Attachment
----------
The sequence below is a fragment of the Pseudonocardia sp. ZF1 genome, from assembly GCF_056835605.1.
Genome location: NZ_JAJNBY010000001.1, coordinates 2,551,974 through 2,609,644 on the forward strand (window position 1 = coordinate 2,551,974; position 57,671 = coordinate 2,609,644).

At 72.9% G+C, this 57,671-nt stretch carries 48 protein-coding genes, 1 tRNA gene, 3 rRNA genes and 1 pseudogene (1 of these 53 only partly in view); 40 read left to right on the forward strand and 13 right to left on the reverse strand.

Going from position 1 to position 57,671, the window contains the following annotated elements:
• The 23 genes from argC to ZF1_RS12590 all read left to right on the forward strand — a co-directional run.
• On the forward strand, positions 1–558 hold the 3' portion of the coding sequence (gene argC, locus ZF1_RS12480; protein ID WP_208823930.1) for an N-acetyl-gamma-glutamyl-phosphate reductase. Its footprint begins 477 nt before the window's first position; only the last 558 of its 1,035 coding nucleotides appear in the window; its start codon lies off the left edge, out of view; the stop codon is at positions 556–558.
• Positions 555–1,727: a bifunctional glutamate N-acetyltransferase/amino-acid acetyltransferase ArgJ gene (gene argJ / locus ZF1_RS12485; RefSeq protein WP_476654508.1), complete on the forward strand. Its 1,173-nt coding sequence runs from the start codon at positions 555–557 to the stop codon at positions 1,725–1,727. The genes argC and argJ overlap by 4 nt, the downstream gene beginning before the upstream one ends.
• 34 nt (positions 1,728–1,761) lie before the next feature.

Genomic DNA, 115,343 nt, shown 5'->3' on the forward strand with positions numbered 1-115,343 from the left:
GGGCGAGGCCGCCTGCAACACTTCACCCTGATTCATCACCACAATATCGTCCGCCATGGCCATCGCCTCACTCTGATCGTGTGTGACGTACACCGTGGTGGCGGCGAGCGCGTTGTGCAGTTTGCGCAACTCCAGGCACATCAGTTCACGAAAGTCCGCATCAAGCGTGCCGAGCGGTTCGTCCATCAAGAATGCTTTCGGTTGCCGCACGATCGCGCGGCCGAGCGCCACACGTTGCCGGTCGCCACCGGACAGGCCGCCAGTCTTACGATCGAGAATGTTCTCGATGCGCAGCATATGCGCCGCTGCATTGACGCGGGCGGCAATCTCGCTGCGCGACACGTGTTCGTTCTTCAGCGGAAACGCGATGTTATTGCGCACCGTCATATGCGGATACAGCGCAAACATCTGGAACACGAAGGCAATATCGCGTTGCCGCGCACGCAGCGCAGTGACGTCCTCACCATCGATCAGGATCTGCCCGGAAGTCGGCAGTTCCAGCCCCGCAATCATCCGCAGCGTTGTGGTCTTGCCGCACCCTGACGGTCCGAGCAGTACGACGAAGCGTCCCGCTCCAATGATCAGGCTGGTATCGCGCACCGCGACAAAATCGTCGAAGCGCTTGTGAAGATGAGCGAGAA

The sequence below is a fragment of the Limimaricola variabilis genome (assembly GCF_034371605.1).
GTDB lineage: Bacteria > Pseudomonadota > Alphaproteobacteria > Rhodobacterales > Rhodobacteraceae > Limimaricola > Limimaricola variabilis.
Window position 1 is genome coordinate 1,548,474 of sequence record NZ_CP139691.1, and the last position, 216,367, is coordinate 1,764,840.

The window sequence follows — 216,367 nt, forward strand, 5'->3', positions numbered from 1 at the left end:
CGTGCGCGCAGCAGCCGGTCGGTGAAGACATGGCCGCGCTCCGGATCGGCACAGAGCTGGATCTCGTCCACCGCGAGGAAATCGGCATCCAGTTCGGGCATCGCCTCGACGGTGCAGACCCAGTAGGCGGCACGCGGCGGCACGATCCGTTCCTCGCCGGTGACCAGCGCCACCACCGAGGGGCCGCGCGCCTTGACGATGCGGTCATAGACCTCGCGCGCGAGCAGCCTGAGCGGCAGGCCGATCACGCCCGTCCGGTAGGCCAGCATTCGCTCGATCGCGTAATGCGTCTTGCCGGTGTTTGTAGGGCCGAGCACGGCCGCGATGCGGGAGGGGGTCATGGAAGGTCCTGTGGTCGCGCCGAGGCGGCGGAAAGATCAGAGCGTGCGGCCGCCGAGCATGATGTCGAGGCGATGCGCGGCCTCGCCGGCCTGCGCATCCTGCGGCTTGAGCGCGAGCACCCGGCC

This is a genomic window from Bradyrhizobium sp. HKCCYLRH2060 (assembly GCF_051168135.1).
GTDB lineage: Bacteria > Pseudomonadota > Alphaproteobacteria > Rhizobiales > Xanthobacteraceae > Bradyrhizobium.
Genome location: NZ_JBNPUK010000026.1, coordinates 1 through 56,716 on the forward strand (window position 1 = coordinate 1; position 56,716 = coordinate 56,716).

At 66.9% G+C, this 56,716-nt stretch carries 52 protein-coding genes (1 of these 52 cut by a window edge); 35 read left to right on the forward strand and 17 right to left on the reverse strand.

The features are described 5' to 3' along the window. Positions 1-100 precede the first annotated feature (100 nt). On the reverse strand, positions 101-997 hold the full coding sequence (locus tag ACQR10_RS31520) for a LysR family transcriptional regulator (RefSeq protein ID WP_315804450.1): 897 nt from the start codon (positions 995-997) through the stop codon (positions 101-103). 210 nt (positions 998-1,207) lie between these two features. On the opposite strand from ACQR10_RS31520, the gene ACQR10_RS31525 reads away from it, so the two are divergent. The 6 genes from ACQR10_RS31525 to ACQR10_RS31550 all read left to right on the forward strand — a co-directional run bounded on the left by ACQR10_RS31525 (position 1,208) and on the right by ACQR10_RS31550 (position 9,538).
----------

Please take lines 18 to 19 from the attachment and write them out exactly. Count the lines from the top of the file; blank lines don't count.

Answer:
Genome location: NZ_JBNPUK010000026.1, coordinates 1 through 56,716 on the forward strand (window position 1 = coordinate 1; position 56,716 = coordinate 56,716).

At 66.9% G+C, this 56,716-nt stretch carries 52 protein-coding genes (1 of these 52 cut by a window edge); 35 read left to right on the forward strand and 17 right to left on the reverse strand.